Winry's first appearance in the manga is when the Elric brothers return to Risembool in order to ask Winry and Pinako to create another automail for Edward's right arm after it was destroyed by the criminal Scar.[4] Winry is portrayed in the series as kind, optimistic, and sincere, acting as a concerned family member to the Elrics in their company. She had known Edward and Alphonse since childhood. In the story, she was orphaned at a young age when her parents were killed while serving as doctors in the Ishbal war. She lived with her grandmother in Risembool from then on. Known as an "Automail Otaku", she is fascinated by any and all types of machines, tools, and excels in building and repairing automail. Along with her grandmother, Pinako, also a famous automail engineer, the two run a small shop out of their home. They made and installed Edward's automail arm and leg after he lost his original limbs in a failed human transmutation of his mother.[4] Winry takes it upon herself to make sure that his automail is in top form travels to service them when it is needed.[5] This dedication is either out of enthusiasm (due to these moments making up most of the moments she gets to be with Edward and Alphonse, as well as getting paid for each) or out of frustration (due to Edward constantly breaking his automail, which she views as precious, and because the repair constantly wastes time). In the first anime series, it is hinted that Winry and Edward share romantic feelings for each other, but this is never confirmed. In the manga and second anime series, Edward is unnaturally flustered by the mere thought of being romantically linked to Winry, while Winry eventually realizes that she loves Edward and has for most of her life.[6] After three all-nighters, she forgets to add a screw to Edward's automail and so it breaks after one of his fights. Winry goes to Central City to fix Edward's automail, feeling guilty (as Edward is in the hospital as well), but quickly overcomes it when she realizes no one else has any idea about the screw.[7] She then spends the night at the house of Maes Hughes.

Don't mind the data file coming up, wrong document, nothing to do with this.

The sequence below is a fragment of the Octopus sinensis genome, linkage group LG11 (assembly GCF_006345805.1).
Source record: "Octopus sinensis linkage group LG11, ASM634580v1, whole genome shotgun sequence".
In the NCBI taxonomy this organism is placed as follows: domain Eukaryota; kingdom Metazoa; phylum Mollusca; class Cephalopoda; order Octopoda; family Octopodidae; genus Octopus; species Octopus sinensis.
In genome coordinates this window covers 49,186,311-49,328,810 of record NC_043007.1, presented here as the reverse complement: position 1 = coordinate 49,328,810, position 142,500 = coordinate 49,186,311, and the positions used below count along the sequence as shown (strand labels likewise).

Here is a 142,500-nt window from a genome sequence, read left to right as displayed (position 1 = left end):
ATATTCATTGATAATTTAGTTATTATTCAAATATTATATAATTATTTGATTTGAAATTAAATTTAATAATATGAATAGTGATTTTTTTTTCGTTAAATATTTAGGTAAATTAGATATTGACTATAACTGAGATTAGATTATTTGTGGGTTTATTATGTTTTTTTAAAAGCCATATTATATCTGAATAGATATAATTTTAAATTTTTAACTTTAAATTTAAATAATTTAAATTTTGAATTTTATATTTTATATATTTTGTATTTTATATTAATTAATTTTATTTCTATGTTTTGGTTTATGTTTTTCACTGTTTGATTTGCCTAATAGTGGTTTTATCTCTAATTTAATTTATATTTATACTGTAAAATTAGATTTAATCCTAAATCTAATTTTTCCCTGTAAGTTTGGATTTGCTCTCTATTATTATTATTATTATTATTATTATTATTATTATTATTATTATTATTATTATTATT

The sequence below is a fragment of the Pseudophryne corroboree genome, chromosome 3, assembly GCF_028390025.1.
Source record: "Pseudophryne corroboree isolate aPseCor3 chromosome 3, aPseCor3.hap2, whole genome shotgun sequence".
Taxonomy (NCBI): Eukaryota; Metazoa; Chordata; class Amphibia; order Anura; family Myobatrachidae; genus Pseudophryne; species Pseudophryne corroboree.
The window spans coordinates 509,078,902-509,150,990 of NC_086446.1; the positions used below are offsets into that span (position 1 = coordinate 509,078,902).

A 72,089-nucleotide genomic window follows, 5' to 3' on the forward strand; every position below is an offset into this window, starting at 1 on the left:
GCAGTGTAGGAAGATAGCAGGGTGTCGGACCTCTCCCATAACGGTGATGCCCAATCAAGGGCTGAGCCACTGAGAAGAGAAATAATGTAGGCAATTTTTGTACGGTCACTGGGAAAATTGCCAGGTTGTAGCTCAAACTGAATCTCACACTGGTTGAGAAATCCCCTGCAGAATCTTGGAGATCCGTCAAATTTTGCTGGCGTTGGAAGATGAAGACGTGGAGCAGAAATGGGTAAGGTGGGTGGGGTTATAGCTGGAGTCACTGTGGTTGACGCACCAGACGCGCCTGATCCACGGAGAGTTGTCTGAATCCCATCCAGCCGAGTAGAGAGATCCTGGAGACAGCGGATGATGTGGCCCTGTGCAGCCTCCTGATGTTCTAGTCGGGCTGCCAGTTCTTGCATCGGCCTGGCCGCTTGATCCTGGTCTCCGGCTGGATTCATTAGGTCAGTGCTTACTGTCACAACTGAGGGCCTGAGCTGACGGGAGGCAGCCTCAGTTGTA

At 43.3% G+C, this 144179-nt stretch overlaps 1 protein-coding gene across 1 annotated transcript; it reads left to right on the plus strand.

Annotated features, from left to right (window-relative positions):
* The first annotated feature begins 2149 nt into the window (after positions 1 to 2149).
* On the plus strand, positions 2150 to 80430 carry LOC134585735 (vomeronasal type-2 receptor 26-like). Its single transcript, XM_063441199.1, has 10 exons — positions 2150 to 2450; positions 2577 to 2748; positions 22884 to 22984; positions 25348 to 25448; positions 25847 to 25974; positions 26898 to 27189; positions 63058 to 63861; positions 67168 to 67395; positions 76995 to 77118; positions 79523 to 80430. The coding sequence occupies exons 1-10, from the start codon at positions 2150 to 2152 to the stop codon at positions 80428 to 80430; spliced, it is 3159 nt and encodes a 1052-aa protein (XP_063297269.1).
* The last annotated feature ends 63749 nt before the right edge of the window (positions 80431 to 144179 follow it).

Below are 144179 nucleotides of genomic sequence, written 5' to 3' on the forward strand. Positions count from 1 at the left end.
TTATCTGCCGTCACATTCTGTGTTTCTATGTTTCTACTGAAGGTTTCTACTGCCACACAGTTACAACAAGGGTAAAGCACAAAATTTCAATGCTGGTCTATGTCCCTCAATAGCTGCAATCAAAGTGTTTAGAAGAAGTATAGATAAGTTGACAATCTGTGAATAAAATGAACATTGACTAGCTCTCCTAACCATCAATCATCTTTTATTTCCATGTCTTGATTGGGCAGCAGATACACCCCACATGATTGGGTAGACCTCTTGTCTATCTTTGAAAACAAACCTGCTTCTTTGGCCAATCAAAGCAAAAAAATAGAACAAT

While the Elrics continue their search for the Philosopher's Stone, they decide to go meet their old mentor, Izumi Curtis. Winry gets them to take her to Rush Valley, the automail capital of the world, along the way, much to their dismay. There she meets a pickpocket named Paninya. They become friends because Winry is interested in her automail legs and Winry convinces her to try to earn her money honestly. Winry also meets the family of Dominic, an automail engineer, and when Dominic's daughter-in-law goes into labor, Winry successfully delivers her baby. She asks to be Dominic's apprentice, but is refused both because Dominic doesn't take apprentices and because he has an unexplained past with her grandmother, Pinako, and is terrified of her. He introduces her to another engineer named Garfiel, who happily takes her on.[8] Some time later, Winry returns with the Elrics to Central Headquarters and finds that Hughes was murdered, leaving Winry grieving.[9][10] When the Elrics confront the criminal Scar once again to get closer to the Philosopher's Stone, Winry goes there to try and help them, only to discover during the fight that Scar killed her parents during the Ishbalan War.[11] She points a gun at Scar, but Ed jumps in front of her and pins the gun down, allowing Scar to flee with Al in pursuit. Winry becomes distressed that she couldn't bring herself to shoot, but Ed reassures her that her hands aren't meant to kill, but are meant for saving lives. [12] After Ed delivers her to the custody of others, despite her desire to have him stay, Winry spends the rest of the day with King Bradley. After Scar escapes, Winry returns to Rush Valley, and Ed tells her the next time he makes her cry they will be tears of joy. After this, she realizes she has been in love with him.[13]